HBL also provides an alternative therapeutic modality in patients at higher risk for bleeding (cirrhosis and uremia). A significant advantage of HBL is that it can be performed repeatedly, if needed, with further sessions for patients whose symptoms persist after the first session.[8, 9]

Contraindications

Contraindications for HBL include the following[10] :

  • Acute thrombosis
  • Active proctitis or colitis
  • Significant rectal prolapse
  • Perirectal abscess
  • Rectal malignancy
  • Coagulopathy
  • Immunosuppression

HBL is contraindicated in patients who are receiving anticoagulants or who have a bleeding disorder, as well as those with concurrent anorectal sepsis.[11]

Technical Considerations

Preparation includes conscious or deep sedation. Internal hemorrhoids should be graded to achieve optimal management results.

Patients should be asked about their medications (mainly antithrombotics and antiplatelets) before the procedure so as to minimize the risk of early and late bleeding after HBL.

Misapplication of the band below the dentate line should be avoided; if it is not, severe anal pain may ensue. In some cases, thrombosis is caused by leftover hemorrhoids distal to the rubber band, and therefore ligation must be applied close to the dentate line.[10] Sepsis and hemorrhage may result from ulceration and sloughing after banding.[12]

Outcomes

The success rate of HBL is in the range of 70-97%.[3] Favorable outcomes depend on the banding technique, the internal hemorrhoid grade, and the timing of the follow-up.[10]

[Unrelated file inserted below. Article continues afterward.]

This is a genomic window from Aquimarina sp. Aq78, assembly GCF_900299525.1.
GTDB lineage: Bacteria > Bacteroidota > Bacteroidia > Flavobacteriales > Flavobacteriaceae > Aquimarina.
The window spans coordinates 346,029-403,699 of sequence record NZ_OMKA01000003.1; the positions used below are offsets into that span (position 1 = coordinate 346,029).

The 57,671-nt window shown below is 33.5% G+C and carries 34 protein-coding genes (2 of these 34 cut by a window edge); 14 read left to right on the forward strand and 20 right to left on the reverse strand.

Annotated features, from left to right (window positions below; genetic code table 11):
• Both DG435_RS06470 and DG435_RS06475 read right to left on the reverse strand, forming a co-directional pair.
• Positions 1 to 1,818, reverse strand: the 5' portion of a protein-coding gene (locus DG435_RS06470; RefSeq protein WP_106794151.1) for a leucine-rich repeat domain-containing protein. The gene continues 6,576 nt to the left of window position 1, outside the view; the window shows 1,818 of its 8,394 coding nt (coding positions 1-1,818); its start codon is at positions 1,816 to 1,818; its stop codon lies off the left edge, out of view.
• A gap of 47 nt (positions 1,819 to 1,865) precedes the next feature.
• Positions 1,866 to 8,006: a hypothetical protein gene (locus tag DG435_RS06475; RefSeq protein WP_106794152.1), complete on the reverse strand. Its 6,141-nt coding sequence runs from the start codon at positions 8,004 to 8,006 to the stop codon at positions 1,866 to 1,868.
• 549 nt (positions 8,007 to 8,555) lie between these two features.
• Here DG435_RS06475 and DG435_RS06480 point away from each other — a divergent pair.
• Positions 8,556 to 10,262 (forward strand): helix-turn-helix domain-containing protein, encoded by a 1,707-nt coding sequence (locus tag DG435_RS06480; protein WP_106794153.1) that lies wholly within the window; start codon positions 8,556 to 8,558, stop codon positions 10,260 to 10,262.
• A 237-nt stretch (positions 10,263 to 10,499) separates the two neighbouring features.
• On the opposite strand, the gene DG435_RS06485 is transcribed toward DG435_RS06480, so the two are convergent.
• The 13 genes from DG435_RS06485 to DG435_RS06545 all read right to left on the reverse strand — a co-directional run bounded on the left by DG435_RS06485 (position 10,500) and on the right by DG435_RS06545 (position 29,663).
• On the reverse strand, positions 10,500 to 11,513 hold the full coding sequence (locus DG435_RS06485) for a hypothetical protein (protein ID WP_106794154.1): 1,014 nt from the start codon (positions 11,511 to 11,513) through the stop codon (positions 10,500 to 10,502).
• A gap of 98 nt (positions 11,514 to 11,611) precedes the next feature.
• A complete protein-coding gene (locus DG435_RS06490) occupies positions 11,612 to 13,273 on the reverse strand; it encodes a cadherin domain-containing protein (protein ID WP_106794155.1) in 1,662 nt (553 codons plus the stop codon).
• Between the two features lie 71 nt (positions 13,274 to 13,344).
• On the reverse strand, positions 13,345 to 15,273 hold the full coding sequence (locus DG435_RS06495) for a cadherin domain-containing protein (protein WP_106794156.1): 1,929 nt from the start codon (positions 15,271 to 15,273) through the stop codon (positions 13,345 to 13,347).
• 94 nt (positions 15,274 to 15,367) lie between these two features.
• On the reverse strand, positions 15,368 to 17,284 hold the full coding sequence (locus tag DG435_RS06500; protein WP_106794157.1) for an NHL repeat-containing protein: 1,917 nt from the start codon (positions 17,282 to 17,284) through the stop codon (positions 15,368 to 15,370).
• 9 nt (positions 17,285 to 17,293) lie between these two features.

Band ligation vs other techniques

Other endoscopic nonoperative techniques used for the treatment of symptomatic internal hemorrhoids include sclerotherapy, cryotherapy, and infrared coagulation.[13]

HBL using video-endoscopic anoscopy compared favorably with traditional banding via anoscopy.[10, 14] The ability to perform band ligation in the clinic makes this technique a popular treatment option for internal hemorrhoids.[15] In addition, the rubber bands used for this procedure are inexpensive and are easy to deploy.

In a meta-analysis of 18 prospective randomized trials performed by MacRae and McLeod, band ligation was the most effective among office-based procedures, with a lower recurrence rate.[14]  Several internal hemorrhoidal treatment modalities were compared, and it was concluded that band ligation was superior to sclerotherapy, which demonstrated good short-term but poor long-term benefits.[14]  With cryosurgery, patient satisfaction was less, and local complications were more frequent. A cap-assisted endoscopic sclerotherapy approach has been described, which is reported to be convenient, safe, and effective.[16]